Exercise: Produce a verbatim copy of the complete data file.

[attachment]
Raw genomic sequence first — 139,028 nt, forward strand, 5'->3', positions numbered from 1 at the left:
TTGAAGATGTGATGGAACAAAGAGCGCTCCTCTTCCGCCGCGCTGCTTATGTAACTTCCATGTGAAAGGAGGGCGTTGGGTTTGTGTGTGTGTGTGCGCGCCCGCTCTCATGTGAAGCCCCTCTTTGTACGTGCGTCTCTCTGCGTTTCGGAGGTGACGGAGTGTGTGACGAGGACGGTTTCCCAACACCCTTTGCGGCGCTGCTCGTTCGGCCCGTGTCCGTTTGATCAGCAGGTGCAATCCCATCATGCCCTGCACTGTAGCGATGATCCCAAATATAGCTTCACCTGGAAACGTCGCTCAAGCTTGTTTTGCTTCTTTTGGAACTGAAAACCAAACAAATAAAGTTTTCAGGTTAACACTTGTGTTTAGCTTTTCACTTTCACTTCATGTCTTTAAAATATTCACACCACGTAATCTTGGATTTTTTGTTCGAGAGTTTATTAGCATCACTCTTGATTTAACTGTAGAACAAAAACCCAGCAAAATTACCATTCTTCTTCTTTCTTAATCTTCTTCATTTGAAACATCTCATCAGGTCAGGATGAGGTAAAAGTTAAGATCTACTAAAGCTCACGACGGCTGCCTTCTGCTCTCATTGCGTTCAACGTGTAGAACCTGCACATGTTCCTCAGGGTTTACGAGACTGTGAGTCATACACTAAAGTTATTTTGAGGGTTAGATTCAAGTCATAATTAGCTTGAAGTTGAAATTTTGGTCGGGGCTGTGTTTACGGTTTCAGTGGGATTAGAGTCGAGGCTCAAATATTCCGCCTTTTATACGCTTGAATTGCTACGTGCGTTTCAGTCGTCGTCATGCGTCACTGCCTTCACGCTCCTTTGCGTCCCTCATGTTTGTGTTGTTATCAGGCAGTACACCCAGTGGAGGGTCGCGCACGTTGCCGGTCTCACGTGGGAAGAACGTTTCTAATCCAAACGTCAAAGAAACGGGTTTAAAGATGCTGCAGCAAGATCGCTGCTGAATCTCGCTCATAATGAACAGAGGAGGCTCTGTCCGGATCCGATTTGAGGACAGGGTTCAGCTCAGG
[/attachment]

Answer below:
Raw genomic sequence first — 139,028 nt, forward strand, 5'->3', positions numbered from 1 at the left:
TTGAAGATGTGATGGAACAAAGAGCGCTCCTCTTCCGCCGCGCTGCTTATGTAACTTCCATGTGAAAGGAGGGCGTTGGGTTTGTGTGTGTGTGTGCGCGCCCGCTCTCATGTGAAGCCCCTCTTTGTACGTGCGTCTCTCTGCGTTTCGGAGGTGACGGAGTGTGTGACGAGGACGGTTTCCCAACACCCTTTGCGGCGCTGCTCGTTCGGCCCGTGTCCGTTTGATCAGCAGGTGCAATCCCATCATGCCCTGCACTGTAGCGATGATCCCAAATATAGCTTCACCTGGAAACGTCGCTCAAGCTTGTTTTGCTTCTTTTGGAACTGAAAACCAAACAAATAAAGTTTTCAGGTTAACACTTGTGTTTAGCTTTTCACTTTCACTTCATGTCTTTAAAATATTCACACCACGTAATCTTGGATTTTTTGTTCGAGAGTTTATTAGCATCACTCTTGATTTAACTGTAGAACAAAAACCCAGCAAAATTACCATTCTTCTTCTTTCTTAATCTTCTTCATTTGAAACATCTCATCAGGTCAGGATGAGGTAAAAGTTAAGATCTACTAAAGCTCACGACGGCTGCCTTCTGCTCTCATTGCGTTCAACGTGTAGAACCTGCACATGTTCCTCAGGGTTTACGAGACTGTGAGTCATACACTAAAGTTATTTTGAGGGTTAGATTCAAGTCATAATTAGCTTGAAGTTGAAATTTTGGTCGGGGCTGTGTTTACGGTTTCAGTGGGATTAGAGTCGAGGCTCAAATATTCCGCCTTTTATACGCTTGAATTGCTACGTGCGTTTCAGTCGTCGTCATGCGTCACTGCCTTCACGCTCCTTTGCGTCCCTCATGTTTGTGTTGTTATCAGGCAGTACACCCAGTGGAGGGTCGCGCACGTTGCCGGTCTCACGTGGGAAGAACGTTTCTAATCCAAACGTCAAAGAAACGGGTTTAAAGATGCTGCAGCAAGATCGCTGCTGAATCTCGCTCATAATGAACAGAGGAGGCTCTGTCCGGATCCGATTTGAGGACAGGGTTCAGCTCAGG